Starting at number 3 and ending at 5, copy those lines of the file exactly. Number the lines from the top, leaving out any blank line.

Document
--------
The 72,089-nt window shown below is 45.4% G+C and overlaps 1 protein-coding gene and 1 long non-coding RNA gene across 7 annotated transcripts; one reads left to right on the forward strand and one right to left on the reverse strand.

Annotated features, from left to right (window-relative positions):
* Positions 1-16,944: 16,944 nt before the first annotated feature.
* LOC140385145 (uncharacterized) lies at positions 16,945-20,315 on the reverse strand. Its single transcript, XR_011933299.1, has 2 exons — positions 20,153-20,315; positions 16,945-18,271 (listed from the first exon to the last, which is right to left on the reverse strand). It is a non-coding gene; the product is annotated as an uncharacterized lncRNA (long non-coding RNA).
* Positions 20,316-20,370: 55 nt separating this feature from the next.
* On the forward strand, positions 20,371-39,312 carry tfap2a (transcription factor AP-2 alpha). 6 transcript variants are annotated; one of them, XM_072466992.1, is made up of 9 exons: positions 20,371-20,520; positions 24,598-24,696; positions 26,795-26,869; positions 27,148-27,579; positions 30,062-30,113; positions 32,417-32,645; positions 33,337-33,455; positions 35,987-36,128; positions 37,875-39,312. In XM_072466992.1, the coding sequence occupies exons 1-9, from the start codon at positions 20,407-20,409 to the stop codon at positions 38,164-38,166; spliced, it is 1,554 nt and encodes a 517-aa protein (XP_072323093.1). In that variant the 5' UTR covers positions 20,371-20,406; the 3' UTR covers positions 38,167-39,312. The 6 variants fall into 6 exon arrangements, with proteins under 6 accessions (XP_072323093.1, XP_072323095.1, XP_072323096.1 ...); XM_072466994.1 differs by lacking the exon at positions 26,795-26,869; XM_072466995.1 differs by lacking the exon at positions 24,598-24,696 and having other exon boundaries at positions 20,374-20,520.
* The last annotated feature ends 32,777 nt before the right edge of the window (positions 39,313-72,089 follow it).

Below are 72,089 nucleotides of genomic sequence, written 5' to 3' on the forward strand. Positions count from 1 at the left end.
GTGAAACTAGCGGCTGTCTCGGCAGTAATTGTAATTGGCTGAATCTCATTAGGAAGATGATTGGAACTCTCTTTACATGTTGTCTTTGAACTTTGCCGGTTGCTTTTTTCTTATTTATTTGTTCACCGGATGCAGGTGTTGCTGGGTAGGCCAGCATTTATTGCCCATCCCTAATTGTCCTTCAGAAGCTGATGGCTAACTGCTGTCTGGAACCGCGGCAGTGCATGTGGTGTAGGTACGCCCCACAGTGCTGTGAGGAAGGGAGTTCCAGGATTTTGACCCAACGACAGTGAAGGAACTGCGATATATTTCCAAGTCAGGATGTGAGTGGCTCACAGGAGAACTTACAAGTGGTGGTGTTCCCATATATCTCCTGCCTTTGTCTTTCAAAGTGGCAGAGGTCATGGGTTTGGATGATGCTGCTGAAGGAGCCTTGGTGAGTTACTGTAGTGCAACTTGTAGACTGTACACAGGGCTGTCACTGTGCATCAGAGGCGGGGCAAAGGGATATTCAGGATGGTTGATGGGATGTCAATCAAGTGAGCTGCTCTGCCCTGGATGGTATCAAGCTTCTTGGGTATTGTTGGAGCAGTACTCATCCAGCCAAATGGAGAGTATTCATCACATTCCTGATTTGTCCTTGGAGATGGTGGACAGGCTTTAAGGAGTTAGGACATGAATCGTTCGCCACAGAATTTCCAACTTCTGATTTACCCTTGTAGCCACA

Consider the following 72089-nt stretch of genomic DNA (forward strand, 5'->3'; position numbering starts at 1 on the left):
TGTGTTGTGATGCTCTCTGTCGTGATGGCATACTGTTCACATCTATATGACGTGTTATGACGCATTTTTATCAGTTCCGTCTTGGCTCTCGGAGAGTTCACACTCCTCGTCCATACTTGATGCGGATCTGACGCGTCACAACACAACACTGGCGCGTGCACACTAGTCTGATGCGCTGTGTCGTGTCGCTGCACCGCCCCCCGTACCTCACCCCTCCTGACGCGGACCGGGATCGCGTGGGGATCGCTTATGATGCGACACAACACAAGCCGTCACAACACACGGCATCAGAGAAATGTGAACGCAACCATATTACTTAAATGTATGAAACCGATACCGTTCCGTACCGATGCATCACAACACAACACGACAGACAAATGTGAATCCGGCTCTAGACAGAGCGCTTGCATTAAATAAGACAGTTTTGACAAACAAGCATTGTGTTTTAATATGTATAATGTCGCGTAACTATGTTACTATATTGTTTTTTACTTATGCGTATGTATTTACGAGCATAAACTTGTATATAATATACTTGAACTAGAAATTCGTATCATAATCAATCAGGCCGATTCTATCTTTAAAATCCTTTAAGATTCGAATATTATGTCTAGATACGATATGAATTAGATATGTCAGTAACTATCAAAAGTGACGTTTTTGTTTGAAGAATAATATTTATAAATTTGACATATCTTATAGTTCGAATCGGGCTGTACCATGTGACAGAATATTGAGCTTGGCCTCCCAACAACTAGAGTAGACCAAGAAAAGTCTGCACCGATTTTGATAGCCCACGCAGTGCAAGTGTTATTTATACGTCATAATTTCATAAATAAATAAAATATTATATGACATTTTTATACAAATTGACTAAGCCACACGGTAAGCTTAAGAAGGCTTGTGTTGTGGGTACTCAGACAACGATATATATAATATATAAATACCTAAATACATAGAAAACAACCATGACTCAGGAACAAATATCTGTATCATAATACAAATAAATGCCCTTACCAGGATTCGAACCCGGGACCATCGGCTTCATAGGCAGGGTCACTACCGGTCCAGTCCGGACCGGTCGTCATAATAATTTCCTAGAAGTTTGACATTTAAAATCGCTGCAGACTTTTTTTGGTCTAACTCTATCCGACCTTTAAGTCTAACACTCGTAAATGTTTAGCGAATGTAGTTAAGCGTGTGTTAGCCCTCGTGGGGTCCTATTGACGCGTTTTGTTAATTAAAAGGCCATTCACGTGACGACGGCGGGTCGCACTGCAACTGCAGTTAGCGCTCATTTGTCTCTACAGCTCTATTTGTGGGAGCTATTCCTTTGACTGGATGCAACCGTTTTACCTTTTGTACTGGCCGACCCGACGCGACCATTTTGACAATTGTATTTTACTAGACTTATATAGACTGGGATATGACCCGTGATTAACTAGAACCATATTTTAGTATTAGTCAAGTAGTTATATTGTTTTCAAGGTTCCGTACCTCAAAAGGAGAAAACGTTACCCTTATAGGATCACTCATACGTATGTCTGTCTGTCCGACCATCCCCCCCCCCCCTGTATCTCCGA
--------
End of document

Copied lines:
* Positions 1-16,944: 16,944 nt before the first annotated feature.
* LOC140385145 (uncharacterized) lies at positions 16,945-20,315 on the reverse strand. Its single transcript, XR_011933299.1, has 2 exons — positions 20,153-20,315; positions 16,945-18,271 (listed from the first exon to the last, which is right to left on the reverse strand). It is a non-coding gene; the product is annotated as an uncharacterized lncRNA (long non-coding RNA).
* Positions 20,316-20,370: 55 nt separating this feature from the next.